Lynn Jenkins

Stephen Koranda / KPR/File photo

Kansas Rep. Lynn Jenkins will be leaving a position on the House Republicans' leadership team when the newly elected Congress convenes in January.

Jenkins said Wednesday that she is stepping down as GOP conference vice chairwoman to focus on health care and tax reform legislation.

She's seen as a potential candidate for governor in 2018 to replace term-limited Republican Sam Brownback. Jenkins said she's always willing to consider opportunities for returning to Kansas.

Stephen Koranda / KPR

Kansas Congresswoman Lynn Jenkins and other officials toured the Guantanamo Bay detention center last week.

Joint Task Force Guantanamo, flickr Creative Commons

Reuters is reporting that the Obama administration will not use an executive order to close the Guantanamo Bay detention center. Closing the facility could have an impact on Kansas.

An executive order may have been President Obama’s best chance to close the facility during his remaining time in office. Congress has taken steps to block the transfer of detainees to the U.S. mainland, so they seem unlikely to bargain with the president on the issue.

Stephen Koranda / KPR

The Associated Press reports more than a dozen detainees from the Guantanamo Bay detention center in Cuba could be released starting as soon as next week.

Kansas Congresswoman Lynn Jenkins, a Republican, is concerned that may be a hint that President Obama's administration is moving towards closing the detention center. Fort Leavenworth is one of the facilities that could house detainees, a move Jenkins opposes.

Stephen Koranda / KPR

Speaker John Boehner resigning from the U.S. House might create some new opportunities for Kansas Congresswoman Lynn Jenkins. She currently serves in the leadership as the House Republican Conference vice chair.

University of Kansas Political Science Professor Patrick Miller says if Jenkins is planning to stay in the House, some higher leadership jobs could become available.

Jeff Carmody

Kansas Congresswoman Lynn Jenkins emphasized the role of women in community leadership on Sunday, when she delivered the Dole Lecture at the University of Kansas.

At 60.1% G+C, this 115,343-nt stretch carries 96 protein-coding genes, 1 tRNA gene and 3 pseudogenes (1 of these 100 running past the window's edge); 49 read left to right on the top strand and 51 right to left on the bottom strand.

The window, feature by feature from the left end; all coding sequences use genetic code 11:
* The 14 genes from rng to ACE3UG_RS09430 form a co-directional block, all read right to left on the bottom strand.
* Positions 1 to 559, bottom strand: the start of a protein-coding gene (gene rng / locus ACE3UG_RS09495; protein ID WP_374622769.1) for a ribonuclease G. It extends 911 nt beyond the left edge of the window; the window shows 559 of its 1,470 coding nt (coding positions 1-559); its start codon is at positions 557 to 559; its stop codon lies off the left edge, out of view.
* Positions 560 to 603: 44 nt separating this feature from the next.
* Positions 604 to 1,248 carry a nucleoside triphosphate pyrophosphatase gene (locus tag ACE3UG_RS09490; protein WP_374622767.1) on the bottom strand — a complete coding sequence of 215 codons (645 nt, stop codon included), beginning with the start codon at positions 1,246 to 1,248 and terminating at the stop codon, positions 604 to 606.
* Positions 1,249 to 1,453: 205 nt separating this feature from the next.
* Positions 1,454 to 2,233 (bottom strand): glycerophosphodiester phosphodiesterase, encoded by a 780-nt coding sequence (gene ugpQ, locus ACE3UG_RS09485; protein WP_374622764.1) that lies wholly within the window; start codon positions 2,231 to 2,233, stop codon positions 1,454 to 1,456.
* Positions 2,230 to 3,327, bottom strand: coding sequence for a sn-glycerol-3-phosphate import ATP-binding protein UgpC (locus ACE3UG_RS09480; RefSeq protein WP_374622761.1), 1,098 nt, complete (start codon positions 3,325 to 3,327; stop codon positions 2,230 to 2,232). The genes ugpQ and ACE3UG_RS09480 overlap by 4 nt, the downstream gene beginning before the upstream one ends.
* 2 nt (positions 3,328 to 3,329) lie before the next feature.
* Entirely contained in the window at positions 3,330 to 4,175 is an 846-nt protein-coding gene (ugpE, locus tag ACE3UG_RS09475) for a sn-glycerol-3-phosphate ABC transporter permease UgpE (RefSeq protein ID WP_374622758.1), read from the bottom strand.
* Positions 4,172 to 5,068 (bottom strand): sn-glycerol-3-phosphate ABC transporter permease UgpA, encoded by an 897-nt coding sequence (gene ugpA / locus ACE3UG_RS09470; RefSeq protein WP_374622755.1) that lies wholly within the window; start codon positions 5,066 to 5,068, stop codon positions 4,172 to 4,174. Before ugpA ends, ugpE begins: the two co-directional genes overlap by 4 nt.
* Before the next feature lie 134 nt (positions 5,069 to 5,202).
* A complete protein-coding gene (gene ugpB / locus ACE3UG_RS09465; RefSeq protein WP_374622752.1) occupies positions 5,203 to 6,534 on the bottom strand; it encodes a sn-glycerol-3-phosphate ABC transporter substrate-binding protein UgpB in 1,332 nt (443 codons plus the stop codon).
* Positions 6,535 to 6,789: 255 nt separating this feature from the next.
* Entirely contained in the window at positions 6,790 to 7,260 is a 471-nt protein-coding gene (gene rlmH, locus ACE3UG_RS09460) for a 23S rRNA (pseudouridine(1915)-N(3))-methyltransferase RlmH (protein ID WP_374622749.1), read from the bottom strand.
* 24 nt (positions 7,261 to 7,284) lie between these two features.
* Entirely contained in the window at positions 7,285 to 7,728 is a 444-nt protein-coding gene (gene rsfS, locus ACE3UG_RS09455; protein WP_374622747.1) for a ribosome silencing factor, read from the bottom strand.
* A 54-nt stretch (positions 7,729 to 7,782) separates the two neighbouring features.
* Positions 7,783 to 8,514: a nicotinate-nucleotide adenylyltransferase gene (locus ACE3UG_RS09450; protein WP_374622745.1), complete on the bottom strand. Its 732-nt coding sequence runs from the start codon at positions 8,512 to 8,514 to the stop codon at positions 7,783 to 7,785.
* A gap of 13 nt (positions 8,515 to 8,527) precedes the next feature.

"Whether we learn it as babysitters or big sisters or mothers, we are good at keeping everybody happy and a lot of balls in the air and multitasking," Congresswoman Jenkins says. "We just have unique skill sets that maybe some of our men don't have." 

She also highlighted some of the challenges of a career in public office.

Kansas Democrats have filed two federal complaints against Republican congresswoman Lynn Jenkins.

They’re alleging she violated ethics and campaign rules because a staff member also serves as an unpaid re-election spokesman.

The Kansas Democratic Party says the complaints were filed last week with the U.S. House’s Office of Congressional Ethics and the Federal Elections Commission.

Jenkins' office says the allegations are without merit.

Kansas regulators have allowed U.S. Representative Lynn Jenkins to continue tagging congressional and campaign materials with a CPA label, though her state permit to work as a certified public accountant expired nearly two years ago.

The arrangement was approved by the Kansas Board of Accountancy in 2011 before Jenkins’ permit expired in 2012.

Her spokesman Tom Brandt says guidelines of the U.S. House regarding taxpayer-funded mailings enabled official stationary to include information about a member's professional license.

The all-Republican Kansas delegation in the U.S. House of Representatives was evenly split on the House's budget bill.

Congressmen Mike Pompeo and Tim Huelskamp voted against the bill.

Both said one reason was because it undoes some of the sequestration cuts that took effect earlier this year.

Congresswoman Lynn Jenkins supported the agreement because it cuts long-term spending, and she says there would be increases in short-term spending with or without this bill.

Kansas Republicans Unsure How To Stop Obamacare

Aug 20, 2013

Members of Kansas' all-Republican congressional delegation agreed the coming weeks are critical to the future of the federal health care law, though they are still unsure how to stop it.

U.S. Rep. Tim Huelskamp urged the Kansas Independent Oil and Gas Association members at their annual conference in Wichita to tell people in Washington how the new health care law affects small businesses.